Saturday, August 06, 2005

Anakin, how much are you like me? I don't like our thoughts being so similar.

I was going to start originally writing about how sad I was this Shabbos that I was still single. I complained to my Rabbi during Havdalah that I don't think I'll ever find a shidduch. He told me my statement was irrational; however he did admit that he was thinking of me a few times today and he felt bad that I was still single. I told him that I was avoiding going back to yeshiva (rabbinical school) for Tisha B'Av (as I've done every year since I left) because most of my yeshiva friends are already married and I feel like a failure going back there alone.

"Strike while the iron is hot," the rabbis at yeshiva used to say. They would get us all excited about how great our lives would be and we would become so frum (religious), even frummer than the rabbis (hence the word frumpter), but then while we were getting close to leaving yeshiva, the rabbis would find shidduchim (wives) for the bachurim (students) and by the time they left, they were not only psyched about being religious, but they were married.

I left yeshiva on my own without a wife, and I ventured into law school land where everything is secular and everybody is having sex with everybody. It's been so difficult staying frum (religious), especially with the temptations around me all the time.

I was complaining to the rabbi that my iron is no longer hot, and that I've cooled in my religiosity, and that I am not the kind of religious person that I feel I should be. [Remember Anakin's comment "I'm not the kind of Jedi I should be"? I related to that.]

The rabbi agreed with me and told me that he sees it too that I am not as religious as I used to be and that my "iron" has cooled. Yet he says that after four years of battling the secular forces around me that tempt me to leave yiddishkeit (Judaism) and the loneliness I feel on a daily basis from being alone and single, he feels bad for me that I have to go through this, but other than his wife working as hard as she does to find a shidduch for me, he doesn't know what else to do. It's a rough situation, but he hopes it will be over soon.

I think of my Rabbi like a master and I am his apprentice, kind of like the system in the Star Wars movies. In Chassidic Judaism, the system is similar -- there is a mashpia (like the master), and the disciple. In my heart, I hope I am still on my rabbi's side by the time I get married. I fight my war against loneliness and against becoming secular and breaking Torah and halacha (Jewish law) every day. I am not in a yeshiva world, and I am not in the secular world. I am stuck somewhere in between with little support from either side. As I said before -- I just hope I stay frum and something inside me doesn't change.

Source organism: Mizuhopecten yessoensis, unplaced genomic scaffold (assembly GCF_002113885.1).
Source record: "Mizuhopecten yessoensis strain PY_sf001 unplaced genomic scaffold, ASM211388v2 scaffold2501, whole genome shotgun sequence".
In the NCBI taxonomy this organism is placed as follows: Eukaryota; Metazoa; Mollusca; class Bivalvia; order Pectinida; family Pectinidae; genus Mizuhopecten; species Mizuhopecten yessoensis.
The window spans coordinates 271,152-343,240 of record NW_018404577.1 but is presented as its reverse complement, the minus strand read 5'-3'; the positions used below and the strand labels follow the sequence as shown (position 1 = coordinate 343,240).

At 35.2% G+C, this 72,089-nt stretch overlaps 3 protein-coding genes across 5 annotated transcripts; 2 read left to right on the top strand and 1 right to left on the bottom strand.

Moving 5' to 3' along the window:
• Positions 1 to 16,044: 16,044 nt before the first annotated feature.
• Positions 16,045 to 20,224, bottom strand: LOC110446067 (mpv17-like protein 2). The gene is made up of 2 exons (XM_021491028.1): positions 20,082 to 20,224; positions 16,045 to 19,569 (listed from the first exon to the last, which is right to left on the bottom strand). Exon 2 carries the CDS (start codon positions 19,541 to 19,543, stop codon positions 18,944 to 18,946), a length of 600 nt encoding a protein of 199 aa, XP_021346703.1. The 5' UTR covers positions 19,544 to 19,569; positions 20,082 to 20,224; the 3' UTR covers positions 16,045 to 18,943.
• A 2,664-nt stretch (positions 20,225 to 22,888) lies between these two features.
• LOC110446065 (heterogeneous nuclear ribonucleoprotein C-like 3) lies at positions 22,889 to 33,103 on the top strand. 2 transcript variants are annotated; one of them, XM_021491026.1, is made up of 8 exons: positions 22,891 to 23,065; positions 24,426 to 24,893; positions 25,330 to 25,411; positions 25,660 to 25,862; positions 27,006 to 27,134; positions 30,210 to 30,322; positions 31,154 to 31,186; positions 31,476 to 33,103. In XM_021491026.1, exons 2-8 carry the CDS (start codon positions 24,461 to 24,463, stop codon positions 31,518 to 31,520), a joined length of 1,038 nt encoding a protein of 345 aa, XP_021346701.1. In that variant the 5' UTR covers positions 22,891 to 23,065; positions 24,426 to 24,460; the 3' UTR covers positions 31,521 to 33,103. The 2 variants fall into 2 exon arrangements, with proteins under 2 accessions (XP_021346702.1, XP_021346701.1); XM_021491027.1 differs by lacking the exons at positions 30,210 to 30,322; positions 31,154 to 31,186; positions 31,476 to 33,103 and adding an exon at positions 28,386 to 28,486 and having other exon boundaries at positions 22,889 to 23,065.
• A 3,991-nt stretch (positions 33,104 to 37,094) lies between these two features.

Divrei Moshe said...

Hello Zoe, Thanks for stopping by my blog. I figured I would check yours out. You have some interesting stuff to share, that’s for sure. In terms of this last post, I have always maintained that unless we work on our "spirituality muscles" constantly, they loose their tone very quickly. We must constantly surround ourselves, and when possible seek our positive spiritual influences and growth opportunities. It seems that unless we do this the Yetzer Tov has trouble standing up to the Yetzer hara. You are motivated and this will help you. B'varcha DM

erica Lubavitch said...

Zoe, what I find works for me is to be a giver. When you feel your religiosity sliding teach what you know to someone else. Not only does it make it harder to become influenced when one is influencing but you must be on top of yourself to keep up with whomever you are teaching.

Rowan said...

I think erica's idea here has some merit. I was going to say, you might be slipping, but you are still there. I think your blog is your way of teaching if you will in some way. God knows, you make me want to be a better follower of God. I think once you find your wife, you can be happier, settled and focused on your frum life.